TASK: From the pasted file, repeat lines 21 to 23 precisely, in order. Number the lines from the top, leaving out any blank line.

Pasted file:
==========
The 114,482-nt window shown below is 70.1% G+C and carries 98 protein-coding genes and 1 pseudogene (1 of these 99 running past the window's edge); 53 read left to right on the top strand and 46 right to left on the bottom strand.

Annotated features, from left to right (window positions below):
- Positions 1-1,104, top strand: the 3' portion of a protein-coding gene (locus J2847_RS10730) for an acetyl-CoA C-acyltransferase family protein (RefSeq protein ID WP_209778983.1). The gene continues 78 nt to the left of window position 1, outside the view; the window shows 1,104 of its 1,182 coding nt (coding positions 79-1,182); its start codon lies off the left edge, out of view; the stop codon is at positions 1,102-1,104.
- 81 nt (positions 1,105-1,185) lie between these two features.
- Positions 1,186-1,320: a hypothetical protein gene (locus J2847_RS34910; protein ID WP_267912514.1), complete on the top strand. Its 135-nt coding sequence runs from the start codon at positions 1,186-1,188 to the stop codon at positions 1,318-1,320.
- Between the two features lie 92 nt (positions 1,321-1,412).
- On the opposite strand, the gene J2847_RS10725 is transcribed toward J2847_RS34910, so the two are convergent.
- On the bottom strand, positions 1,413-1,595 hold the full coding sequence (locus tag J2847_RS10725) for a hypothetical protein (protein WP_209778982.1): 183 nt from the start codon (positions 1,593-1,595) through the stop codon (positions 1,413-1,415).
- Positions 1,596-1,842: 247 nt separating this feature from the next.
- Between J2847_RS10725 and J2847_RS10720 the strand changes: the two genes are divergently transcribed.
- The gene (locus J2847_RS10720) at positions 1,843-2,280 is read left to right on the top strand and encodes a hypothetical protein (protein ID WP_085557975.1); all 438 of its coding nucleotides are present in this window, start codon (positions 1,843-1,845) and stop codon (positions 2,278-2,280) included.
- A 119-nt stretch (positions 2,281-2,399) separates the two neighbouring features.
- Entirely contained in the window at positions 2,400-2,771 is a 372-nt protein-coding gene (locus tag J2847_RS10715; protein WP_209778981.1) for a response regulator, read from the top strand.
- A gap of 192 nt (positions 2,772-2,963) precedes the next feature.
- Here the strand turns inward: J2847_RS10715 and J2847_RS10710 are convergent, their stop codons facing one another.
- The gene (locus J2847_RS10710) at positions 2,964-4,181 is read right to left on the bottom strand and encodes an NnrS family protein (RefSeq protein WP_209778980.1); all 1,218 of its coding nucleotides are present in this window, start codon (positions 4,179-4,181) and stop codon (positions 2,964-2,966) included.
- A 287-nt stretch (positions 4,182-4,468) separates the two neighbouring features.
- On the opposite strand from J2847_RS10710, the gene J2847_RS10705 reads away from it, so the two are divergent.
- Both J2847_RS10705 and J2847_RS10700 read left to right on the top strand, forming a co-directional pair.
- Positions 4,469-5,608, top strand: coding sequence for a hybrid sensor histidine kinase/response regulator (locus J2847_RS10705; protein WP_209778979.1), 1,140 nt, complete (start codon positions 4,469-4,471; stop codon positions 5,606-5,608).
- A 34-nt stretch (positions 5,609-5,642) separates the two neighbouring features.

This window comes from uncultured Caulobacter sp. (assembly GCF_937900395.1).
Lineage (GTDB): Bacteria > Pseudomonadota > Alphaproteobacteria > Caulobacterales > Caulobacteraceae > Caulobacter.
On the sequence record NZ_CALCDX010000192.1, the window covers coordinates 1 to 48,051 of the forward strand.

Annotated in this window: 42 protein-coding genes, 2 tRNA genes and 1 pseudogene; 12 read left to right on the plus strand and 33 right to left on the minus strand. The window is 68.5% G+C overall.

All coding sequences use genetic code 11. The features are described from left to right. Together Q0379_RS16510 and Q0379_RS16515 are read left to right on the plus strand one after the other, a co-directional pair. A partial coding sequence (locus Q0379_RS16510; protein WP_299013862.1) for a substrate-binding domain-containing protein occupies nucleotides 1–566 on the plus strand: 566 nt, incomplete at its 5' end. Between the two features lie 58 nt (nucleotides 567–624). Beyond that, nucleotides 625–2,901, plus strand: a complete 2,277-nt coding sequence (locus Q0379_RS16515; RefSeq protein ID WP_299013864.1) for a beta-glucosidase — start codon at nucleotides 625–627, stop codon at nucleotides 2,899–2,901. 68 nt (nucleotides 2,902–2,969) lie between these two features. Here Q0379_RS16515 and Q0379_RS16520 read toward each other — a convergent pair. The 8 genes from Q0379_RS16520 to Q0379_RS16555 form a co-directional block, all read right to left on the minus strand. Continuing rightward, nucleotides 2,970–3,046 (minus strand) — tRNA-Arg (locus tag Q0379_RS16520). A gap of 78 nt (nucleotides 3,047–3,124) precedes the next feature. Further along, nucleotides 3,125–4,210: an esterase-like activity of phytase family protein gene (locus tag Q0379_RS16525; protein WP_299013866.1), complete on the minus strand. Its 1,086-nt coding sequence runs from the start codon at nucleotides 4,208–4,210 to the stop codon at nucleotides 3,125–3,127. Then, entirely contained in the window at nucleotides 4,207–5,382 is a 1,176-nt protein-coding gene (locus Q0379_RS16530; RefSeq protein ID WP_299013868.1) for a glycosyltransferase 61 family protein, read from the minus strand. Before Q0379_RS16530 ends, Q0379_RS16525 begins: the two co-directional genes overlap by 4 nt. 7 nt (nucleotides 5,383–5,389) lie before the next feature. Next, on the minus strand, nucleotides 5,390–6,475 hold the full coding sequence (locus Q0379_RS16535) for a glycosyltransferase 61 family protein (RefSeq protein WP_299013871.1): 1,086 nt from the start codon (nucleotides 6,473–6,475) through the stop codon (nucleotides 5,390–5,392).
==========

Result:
- A 34-nt stretch (positions 5,609-5,642) separates the two neighbouring features.

This window comes from uncultured Caulobacter sp. (assembly GCF_937900395.1).
Lineage (GTDB): Bacteria > Pseudomonadota > Alphaproteobacteria > Caulobacterales > Caulobacteraceae > Caulobacter.